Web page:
Nomadic Noise Residency Collaborators

Scott Kobewka - Communications Designer

skobewka

Toronto, Canada

Bio

I am a writer, researcher, and observer. I explore cities on my bicycle, in writing, and through technology. I love thinking about how cities work and who (or what) uses them. I have lived in five cities, visited more than 60, and I am always looking for a new place to discover. I am interested in the complex interactions between urban and non-urban areas and I am intrigued by urban nature.

Twitter: @CivicImages

 

Posts:

Sound PrintsNomadic Residency Adventure #4

I forgot to write a post for Adventure #3 because I was busy getting a start on my project. Perhaps I’ll write an Adventure #3 post after this one, but for now I want to start by describing the project that Sheraz and I are working on.

Sound Print Sample #1

As I mentioned in my Sound Maps post, I have chatted with Ryerson’s SMART Lab about their sound mapping project. Sheraz joined me in our second meeting because he know GIS stuff and has a better grasp on the math behind their work than I do. But firs, let me explain the basics of our idea.

The SMART lab has over 1,000 recordings from all round the City of Toronto and they have software that can analyze it for different kinds of data. They have done some studies with this data and have focused on three kinds of information that will predict whether a particular sound will create a stressful sonic environment. The three things they look at are spectral irregularity, pulse clarity, and RMS.

Sound Print Sample #2

RMS is the easiest to understand. It is, essentially, loudness; the higher the RMS the louder the sound. Pulse clarity is pretty straight forward too. The higher the pulse clarity value, the more rhythmic the sound. Finally, spectral irregularity indicates what the sound looks like when mapped across the sound spectrum. The easiest way I found to understand this is to compare white noise, which has a flat line across the spectrum (check out simplynoise.com for a great example–a life-saver for tinnitus sufferers) to the erratic noise of a construction site, for example. A high spectral irregularity means it is difficult, or impossible, to plot the sound in a nice, straight line on the sound spectrum. Or, this is the difference between graphing a smooth line and a jagged line with lots of peaks. Again, I don’t understand math well enough to really explain this.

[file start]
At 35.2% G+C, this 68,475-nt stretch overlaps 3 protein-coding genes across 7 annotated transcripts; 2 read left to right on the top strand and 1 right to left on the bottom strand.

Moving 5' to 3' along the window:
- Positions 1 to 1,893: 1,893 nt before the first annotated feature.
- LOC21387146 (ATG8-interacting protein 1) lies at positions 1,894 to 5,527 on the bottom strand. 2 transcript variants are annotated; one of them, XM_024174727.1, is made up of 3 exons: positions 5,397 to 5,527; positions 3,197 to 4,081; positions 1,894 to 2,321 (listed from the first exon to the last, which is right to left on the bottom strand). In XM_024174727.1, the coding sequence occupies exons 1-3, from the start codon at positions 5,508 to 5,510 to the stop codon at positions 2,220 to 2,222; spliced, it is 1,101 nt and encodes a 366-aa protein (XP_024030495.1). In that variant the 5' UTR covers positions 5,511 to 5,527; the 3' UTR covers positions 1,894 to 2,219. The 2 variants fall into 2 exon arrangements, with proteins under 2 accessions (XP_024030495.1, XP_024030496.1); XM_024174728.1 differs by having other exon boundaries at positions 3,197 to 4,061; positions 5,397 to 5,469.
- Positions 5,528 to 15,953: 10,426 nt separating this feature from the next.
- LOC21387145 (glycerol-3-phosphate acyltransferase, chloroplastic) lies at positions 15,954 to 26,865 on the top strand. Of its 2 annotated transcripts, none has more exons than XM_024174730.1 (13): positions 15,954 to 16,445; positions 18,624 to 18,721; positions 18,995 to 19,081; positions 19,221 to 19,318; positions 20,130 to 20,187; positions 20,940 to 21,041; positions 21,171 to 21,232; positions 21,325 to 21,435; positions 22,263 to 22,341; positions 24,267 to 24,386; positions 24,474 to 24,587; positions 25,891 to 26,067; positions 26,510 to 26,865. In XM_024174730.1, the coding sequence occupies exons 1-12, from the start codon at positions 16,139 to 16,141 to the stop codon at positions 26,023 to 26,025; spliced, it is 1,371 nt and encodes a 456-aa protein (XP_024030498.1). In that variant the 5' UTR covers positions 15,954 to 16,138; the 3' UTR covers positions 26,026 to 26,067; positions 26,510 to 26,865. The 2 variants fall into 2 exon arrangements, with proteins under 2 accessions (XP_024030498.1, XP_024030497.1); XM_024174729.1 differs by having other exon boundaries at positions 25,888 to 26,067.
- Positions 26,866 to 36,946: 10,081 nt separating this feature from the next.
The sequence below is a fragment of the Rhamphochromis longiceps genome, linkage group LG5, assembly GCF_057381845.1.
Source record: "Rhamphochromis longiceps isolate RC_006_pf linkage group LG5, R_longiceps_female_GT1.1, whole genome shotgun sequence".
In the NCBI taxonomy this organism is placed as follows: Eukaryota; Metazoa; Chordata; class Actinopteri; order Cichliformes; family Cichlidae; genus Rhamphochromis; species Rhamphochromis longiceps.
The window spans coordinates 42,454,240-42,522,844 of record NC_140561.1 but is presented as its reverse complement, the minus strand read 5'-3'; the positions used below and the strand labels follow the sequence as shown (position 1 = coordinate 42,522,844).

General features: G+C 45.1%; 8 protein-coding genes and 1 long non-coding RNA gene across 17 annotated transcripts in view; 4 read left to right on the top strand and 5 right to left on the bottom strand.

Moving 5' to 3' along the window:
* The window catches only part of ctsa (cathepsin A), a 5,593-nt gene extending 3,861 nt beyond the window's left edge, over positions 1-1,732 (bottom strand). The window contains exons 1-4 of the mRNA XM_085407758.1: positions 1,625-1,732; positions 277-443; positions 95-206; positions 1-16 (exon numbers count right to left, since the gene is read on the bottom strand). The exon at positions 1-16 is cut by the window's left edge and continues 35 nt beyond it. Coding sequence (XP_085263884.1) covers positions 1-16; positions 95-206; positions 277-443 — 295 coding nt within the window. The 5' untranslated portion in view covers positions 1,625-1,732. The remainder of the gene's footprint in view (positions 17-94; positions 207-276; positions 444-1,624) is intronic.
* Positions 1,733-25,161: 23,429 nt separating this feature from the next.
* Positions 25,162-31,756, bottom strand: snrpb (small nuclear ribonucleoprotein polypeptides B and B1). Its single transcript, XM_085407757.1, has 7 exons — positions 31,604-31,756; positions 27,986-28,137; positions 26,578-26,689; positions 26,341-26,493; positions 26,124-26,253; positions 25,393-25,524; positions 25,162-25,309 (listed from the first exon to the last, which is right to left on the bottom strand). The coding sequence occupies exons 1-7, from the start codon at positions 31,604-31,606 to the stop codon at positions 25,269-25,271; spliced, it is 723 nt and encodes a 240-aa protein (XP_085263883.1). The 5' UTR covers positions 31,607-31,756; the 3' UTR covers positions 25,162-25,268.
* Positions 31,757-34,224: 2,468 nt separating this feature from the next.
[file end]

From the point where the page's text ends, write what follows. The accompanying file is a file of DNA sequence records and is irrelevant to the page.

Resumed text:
So the basic idea is to take these three bits of information and map them on to hue, saturation, and value (brightness) of the pixels in an image. We’re creating a bit of a tenuous relationship between sound and colour values, but the idea is to create images that present the meaning of the data and get people interested and engaged with the sound map.

So far the plan looks something like this: Spectral Irregularity will be mapped to hue using random Gaussian numbers, pulse clarity will be mapped to saturation, and RMS will be mapped to brightness. We still need to figure out some of the math and we also need to figure out some of the technicalities behind processing over 1,000 images.

So far Sheraz and I have been working on a Processing sketch that does some of the math we want. Ideally, we’d have an interactive website with a heat map of Toronto and the user would be able to “walk” through the manipulated images using Street View. I think there are some restrictions on how Street View is used, though, so I think I’ll be difficult to make this work. Right now I’m working on grabbing a static street view image from each location.